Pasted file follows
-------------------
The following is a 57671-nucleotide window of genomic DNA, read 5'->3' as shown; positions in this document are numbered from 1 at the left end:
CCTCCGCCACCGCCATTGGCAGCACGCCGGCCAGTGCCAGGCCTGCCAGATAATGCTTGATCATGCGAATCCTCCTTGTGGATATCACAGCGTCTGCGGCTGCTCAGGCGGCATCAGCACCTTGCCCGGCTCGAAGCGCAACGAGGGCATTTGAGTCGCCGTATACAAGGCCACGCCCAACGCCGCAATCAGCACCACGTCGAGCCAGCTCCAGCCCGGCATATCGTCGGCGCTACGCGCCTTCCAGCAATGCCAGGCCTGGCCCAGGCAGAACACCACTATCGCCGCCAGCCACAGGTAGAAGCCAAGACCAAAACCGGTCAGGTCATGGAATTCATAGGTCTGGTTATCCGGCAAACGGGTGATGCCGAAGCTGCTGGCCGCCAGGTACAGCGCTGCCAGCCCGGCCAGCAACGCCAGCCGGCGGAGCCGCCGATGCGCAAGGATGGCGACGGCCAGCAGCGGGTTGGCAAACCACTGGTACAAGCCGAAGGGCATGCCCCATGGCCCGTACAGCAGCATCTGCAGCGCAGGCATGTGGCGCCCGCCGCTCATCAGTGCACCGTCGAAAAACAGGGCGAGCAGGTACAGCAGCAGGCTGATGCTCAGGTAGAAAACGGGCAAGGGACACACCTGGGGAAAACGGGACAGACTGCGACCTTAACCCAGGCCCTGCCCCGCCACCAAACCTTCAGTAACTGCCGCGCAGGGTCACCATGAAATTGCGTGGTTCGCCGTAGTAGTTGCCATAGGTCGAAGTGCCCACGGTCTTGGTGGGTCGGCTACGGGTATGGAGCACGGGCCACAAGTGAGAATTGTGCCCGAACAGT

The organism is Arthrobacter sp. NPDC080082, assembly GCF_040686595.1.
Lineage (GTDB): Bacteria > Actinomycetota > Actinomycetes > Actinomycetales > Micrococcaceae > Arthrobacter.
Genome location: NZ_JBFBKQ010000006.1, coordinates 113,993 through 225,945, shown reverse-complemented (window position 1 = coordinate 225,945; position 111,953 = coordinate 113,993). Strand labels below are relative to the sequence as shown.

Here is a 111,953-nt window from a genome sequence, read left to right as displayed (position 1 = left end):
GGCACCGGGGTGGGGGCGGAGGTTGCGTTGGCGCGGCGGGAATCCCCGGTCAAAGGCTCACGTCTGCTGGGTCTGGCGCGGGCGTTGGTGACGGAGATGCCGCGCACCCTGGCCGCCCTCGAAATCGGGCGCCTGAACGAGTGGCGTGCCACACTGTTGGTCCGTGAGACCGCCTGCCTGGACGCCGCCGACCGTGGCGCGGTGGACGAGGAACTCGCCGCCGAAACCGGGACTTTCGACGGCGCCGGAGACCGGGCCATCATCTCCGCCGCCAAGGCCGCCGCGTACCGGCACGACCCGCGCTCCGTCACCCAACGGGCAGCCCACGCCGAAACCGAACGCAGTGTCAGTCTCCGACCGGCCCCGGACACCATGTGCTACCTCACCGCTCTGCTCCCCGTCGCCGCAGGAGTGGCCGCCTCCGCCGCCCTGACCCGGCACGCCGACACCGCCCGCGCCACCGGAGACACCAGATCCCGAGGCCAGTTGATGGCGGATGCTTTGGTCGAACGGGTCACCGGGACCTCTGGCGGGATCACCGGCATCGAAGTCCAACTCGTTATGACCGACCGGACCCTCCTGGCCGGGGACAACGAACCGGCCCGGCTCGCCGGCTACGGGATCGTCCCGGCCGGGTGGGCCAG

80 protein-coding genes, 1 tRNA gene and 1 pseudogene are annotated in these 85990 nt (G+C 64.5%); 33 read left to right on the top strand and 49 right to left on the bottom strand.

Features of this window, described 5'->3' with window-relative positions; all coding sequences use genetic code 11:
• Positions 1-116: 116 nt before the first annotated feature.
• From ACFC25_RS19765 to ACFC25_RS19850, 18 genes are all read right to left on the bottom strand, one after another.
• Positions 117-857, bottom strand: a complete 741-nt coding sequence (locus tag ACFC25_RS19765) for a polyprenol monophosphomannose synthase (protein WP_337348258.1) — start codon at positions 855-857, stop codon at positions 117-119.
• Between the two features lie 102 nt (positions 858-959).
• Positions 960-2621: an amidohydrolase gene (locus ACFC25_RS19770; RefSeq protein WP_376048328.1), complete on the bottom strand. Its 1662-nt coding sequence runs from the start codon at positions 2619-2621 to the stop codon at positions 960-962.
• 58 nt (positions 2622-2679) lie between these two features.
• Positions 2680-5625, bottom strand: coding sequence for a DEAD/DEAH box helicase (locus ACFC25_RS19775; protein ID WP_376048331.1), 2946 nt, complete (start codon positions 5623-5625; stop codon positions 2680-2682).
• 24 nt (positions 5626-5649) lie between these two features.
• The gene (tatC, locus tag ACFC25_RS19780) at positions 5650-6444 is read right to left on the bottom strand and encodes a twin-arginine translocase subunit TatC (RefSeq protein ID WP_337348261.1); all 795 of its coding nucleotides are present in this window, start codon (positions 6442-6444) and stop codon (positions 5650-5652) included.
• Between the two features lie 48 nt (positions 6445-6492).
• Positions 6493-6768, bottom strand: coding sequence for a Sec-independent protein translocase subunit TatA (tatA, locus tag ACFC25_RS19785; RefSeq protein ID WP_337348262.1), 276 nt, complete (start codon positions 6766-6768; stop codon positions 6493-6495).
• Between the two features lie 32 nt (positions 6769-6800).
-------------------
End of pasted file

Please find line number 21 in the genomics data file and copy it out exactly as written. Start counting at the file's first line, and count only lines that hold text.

• Between the two features lie 32 nt (positions 6769-6800).